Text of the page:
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6/28/2010
07:44 PM
Irwin Lazar
Irwin Lazar
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Enterprise 2.0 take-away: It's about collaboration in context

Another Enterprise 2.0 is in the books! This year's show featured a lot more diversity in terms of content and focus, moving beyond a social networking and into areas such as video, organizational strategies, and policy/governance. But perhaps the most noteworthy aspect of the show was the evolution of collaboration beyond stand-alone platforms and into the very fabric of the organization.

For the last few years the social product landscape has been centered on delivering applications that provided specific uses or functionalities. For example; blogs, wikis, microblogs, discussion forums, etc. Over time stand-alone applications have merged into social computing suites such as Newsgator social sites, Jive SBS, and Socialtext.

Now, we're seeing the next wave: Social computing in the context of organizational applications and processes. The first shot across the bow was Salesforce.com's Chatter, introduced a few months ago as a social application that is baked into Salesforce's CRM; meaning employees could leverage social collaboration tools directly from within the application they were already using. We've seen other examples such as integration of public social network connectors into Lotus Notes and Microsoft Exchange. Recently Jive demonstrated integration of SBS with SAP at this year's SAPPHIRE NOW event in Orlando.

Vendors at Enterprise 2.0 took this concept one step further with announcements from Cisco, Jive, and Socialtext not only enhanced collaboration/social platforms (Quad, SBS 4.5, and Socialtext 4.0 respectively), but new APIs and developer support to interface these social tools with business process applications. Initially this means a greater ability to collaborate in the context of specific reports, management information, or ERP applications.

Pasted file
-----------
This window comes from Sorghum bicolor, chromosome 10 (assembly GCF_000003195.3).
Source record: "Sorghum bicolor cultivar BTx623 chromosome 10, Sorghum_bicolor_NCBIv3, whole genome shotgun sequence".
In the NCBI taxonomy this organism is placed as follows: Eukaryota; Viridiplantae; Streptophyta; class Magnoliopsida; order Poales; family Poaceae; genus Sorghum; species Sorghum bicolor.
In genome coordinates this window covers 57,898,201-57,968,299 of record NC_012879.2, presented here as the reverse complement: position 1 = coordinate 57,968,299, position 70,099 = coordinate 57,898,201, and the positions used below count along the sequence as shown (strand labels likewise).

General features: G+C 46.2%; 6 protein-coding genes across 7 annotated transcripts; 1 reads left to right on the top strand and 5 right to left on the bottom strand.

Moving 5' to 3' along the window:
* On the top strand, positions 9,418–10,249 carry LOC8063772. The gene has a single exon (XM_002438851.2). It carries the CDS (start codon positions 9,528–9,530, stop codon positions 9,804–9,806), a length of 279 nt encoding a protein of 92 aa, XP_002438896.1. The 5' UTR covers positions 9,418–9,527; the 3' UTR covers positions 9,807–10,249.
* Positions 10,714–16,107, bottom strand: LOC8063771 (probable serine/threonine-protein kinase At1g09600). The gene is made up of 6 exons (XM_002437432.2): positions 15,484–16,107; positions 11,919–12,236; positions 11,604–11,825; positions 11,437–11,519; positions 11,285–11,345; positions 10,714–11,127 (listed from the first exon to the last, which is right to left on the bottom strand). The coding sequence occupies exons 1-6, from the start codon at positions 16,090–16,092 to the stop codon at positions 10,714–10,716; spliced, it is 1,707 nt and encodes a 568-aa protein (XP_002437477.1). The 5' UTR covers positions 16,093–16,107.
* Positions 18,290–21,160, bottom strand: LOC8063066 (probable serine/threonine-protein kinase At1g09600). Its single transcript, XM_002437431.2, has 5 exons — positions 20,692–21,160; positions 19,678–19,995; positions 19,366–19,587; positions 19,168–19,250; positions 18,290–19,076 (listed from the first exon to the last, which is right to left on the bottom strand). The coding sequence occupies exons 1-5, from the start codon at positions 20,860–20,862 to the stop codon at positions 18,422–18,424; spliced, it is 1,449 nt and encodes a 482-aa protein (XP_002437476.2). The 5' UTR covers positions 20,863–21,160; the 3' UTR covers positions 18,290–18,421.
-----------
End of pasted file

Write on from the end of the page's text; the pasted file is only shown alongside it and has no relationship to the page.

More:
Longer term, I expect we'll see collaboration flow the opposite way; so as with Salesforce chatter, social tools will be available within business application interfaces as well as within stand-alone social suites. This presents some challenges for those responsible for social strategy. It's possible that rather than deploying an enterprise-wide social platform, the challenge becomes to integrate various islands of social applications that are wrapped into business process tools to enable common search, profile management, and administration. Perhaps we'll see OpenSocial become the de-facto tool for interconnecting these islands.

Another aspect of this trend is a requirement for greater communication between collaboration planners and application developers. One of the key trends we've highlighted in our recent research is growing integration of those responsible for voice, messaging, and video with those responsible for social software, now that group will need to include internal application development resources who can leverage these new integration capabilities.

What we're seeing is a maturation of the social computing landscape. It's no longer about "which cool new tool can I deploy" but how can I leverage these tools to improve the overall ability of those within and outside my organization to communicate and collaborate.

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